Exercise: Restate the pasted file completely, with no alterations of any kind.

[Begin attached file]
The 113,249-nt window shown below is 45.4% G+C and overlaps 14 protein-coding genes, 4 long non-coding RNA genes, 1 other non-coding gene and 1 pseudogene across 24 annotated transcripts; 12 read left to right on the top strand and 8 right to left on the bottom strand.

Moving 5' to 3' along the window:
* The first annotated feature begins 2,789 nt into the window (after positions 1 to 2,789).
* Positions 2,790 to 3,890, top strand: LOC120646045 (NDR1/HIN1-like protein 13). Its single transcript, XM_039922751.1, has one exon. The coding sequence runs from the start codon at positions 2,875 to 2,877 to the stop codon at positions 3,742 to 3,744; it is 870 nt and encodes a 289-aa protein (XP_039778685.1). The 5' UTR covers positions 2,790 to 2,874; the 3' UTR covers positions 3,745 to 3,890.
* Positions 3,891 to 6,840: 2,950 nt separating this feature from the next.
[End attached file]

The 113,249-nt window shown below is 45.4% G+C and overlaps 14 protein-coding genes, 4 long non-coding RNA genes, 1 other non-coding gene and 1 pseudogene across 24 annotated transcripts; 12 read left to right on the top strand and 8 right to left on the bottom strand.

Moving 5' to 3' along the window:
* The first annotated feature begins 2,789 nt into the window (after positions 1 to 2,789).
* Positions 2,790 to 3,890, top strand: LOC120646045 (NDR1/HIN1-like protein 13). Its single transcript, XM_039922751.1, has one exon. The coding sequence runs from the start codon at positions 2,875 to 2,877 to the stop codon at positions 3,742 to 3,744; it is 870 nt and encodes a 289-aa protein (XP_039778685.1). The 5' UTR covers positions 2,790 to 2,874; the 3' UTR covers positions 3,745 to 3,890.
* Positions 3,891 to 6,840: 2,950 nt separating this feature from the next.